The Thief rewards rereading more than any other book I know. The first time I read it, I thought its central character, Gen, violated the principle that the protagonist must protag. That is, the central character must drive events. Gen seemed to be being dragged along by other people, and yet I was engaged anyway.
The second time I read the book, I read almost every incident differently than I had the first time. The book includes a big twist near the end, and often twisty books don’t work well on rereading because the twist doesn’t surprise the reader the second time. But I’ve never felt that way about this book, because that twist completely changed everything else about the story. It continues to surprise and delight me. Megan Whalen Turner is a magician of a writer.
First, I assume different readers respond to different books, so my rereadable qualities may not be the same as someone else’s.
So am I able to draw any generalizations from this? Well, I repeatedly mention loving the characters. I’d guess that for most people, a plot draws them through the book the first time, but a book’s characters are what make them love the book and reread it.
I also seem to value clever characters and those who struggle to do something hard, whether that’s win a battle or sacrifice their own desires for the sake of someone else. I believe in the value of stories and what they have to tell us about the human condition and the human heart, and these books answer that belief.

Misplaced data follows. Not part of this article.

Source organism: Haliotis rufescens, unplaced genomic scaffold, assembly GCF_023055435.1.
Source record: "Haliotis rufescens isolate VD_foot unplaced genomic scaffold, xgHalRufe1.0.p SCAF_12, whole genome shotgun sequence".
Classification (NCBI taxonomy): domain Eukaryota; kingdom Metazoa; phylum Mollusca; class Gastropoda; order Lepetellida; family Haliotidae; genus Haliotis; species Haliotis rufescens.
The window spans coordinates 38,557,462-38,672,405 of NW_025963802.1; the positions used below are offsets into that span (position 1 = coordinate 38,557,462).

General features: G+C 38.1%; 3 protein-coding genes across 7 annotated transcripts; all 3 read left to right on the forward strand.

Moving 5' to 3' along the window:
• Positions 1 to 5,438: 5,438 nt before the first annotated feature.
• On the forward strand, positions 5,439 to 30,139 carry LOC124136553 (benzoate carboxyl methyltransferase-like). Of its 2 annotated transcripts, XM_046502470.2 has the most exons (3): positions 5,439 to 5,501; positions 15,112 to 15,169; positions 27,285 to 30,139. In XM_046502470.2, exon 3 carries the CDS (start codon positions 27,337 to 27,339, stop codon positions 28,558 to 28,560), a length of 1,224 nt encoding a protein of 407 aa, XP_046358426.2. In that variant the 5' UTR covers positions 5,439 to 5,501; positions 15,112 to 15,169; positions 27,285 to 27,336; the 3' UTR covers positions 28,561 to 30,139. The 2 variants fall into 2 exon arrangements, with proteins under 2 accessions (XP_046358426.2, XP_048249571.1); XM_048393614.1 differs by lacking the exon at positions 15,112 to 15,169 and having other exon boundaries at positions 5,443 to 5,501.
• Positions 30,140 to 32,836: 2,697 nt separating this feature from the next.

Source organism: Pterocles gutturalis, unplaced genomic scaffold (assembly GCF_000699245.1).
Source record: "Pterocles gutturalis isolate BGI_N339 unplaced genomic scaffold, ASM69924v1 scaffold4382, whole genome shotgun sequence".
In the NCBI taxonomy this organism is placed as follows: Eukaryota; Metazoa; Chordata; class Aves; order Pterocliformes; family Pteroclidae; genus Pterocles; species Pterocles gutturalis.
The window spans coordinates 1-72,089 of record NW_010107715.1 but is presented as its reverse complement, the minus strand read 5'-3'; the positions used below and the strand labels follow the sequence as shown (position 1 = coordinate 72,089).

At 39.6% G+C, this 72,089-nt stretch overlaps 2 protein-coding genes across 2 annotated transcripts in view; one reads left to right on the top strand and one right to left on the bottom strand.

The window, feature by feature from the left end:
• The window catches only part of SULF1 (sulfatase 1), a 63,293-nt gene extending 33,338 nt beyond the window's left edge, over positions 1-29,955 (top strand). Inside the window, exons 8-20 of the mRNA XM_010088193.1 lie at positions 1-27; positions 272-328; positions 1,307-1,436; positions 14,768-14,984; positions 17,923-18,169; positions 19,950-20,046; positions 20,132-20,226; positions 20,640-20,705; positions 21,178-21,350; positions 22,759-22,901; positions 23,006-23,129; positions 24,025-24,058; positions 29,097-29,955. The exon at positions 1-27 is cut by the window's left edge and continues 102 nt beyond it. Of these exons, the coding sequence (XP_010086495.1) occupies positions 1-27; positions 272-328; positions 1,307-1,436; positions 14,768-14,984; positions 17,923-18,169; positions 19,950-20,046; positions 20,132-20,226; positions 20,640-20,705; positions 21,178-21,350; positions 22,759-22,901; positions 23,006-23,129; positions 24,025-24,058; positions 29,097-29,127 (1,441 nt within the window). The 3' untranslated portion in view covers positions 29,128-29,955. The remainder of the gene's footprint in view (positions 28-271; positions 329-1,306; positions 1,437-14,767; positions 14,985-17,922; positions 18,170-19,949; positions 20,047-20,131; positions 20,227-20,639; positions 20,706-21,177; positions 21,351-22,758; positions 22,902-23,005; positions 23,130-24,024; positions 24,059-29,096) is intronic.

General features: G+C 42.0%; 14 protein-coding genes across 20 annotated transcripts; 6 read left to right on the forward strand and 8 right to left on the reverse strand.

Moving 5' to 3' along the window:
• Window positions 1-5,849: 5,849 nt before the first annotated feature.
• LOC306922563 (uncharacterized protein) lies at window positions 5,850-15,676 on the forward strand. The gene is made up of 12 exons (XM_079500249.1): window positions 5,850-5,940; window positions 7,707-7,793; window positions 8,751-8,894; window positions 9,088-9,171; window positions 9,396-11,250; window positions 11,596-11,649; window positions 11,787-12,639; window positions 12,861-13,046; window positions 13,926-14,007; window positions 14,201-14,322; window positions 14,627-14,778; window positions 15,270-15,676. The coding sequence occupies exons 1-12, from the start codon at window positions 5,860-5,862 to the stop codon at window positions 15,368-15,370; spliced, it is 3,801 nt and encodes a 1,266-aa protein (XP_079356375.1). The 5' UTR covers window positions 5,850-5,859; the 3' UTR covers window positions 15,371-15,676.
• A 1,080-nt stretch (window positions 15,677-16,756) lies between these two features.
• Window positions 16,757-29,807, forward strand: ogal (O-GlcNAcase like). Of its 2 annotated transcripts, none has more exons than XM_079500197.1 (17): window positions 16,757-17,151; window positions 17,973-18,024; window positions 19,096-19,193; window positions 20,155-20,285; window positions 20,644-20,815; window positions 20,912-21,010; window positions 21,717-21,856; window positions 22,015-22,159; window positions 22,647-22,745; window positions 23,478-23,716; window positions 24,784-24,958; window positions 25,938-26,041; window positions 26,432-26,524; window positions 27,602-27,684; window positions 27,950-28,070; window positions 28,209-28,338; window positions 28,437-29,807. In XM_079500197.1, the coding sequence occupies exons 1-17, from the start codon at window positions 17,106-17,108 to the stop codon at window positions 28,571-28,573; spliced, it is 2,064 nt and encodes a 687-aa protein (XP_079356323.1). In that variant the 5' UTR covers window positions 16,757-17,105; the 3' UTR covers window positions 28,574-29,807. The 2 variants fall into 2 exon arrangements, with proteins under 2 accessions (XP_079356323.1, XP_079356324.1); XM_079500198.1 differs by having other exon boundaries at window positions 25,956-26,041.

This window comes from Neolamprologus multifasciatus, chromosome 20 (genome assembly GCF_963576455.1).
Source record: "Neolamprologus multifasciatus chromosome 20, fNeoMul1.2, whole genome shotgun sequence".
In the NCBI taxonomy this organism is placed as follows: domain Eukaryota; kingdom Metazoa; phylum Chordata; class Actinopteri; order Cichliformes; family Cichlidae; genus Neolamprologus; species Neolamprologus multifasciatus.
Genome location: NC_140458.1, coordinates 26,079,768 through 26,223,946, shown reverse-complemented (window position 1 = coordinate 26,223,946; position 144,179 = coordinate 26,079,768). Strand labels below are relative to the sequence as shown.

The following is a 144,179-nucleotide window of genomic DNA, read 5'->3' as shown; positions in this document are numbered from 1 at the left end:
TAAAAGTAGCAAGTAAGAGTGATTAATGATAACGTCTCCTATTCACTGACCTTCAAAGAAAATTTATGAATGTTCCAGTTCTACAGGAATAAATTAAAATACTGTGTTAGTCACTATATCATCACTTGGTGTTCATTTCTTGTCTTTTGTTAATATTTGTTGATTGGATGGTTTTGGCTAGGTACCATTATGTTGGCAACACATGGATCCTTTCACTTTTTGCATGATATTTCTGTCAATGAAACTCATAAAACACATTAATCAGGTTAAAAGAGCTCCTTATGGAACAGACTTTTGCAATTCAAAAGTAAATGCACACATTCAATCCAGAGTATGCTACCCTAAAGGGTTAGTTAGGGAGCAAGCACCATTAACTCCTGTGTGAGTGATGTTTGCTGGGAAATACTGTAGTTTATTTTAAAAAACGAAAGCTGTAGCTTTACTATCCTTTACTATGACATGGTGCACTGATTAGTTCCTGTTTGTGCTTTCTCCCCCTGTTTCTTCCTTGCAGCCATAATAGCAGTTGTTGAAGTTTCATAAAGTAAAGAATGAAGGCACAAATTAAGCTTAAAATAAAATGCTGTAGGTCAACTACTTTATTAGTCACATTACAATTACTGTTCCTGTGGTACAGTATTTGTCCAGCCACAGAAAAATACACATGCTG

Austen has a young woman as the central character, and the other two books have young men. I’ve heard other people say they only read books with either male or female protagonists, but that doesn’t seem to matter to me. I notice, though, that all the books I chose are by women. I have books by men on my reread shelf, but there are more by women. Is that a coincidence? I’m honestly not sure.
So what books do you reread? Why? What are the qualities that matter to you? Are they the same as mine? What books do you come back to again and again?
Publishing June 27th, 2020 from Inspired Quill Publising
“The Grabber is just a fright tale.”
Former street kid Jarka was born with a crooked foot and uses a crutch, but that no longer matters now that he’s an apprentice Wysman, training to advise the king. When poor kids start to go missing from the city’s streets, though, Jarka suspects that whatever’s causing the disappearances comes from the castle.
Now he needs to watch his step or risk losing the position he fought so hard to win… but when someone close to him becomes the latest victim, Jarka knows he’s running out of time.
His search takes him from diving into ancient history, to standing up to those who want to beat or bleed the magic out of him.
Will Jarka succeed in uncovering an evil long-hidden, or will he see friends and family vanish into the darkness?
About the Author:Dorothy A. Winsor writes young adult and middle grade fantasy. Her novels include Finders Keepers (Zharmae, 2015), Deep as a Tomb (Loose Leave Publishing, 2016), The Wind Reader (Inspired Quill, 2018), and The Wysman (June, 2020). At one time, Winsor taught technical writing at Iowa State University and GMI Engineering & Management Institute (now Kettering). She then discovered that writing fiction is much more fun and has never looked back. She lives in Chicagoland.
Thank you, Dorothy, at this look at rereading and its powers!
What books do you all love to reread?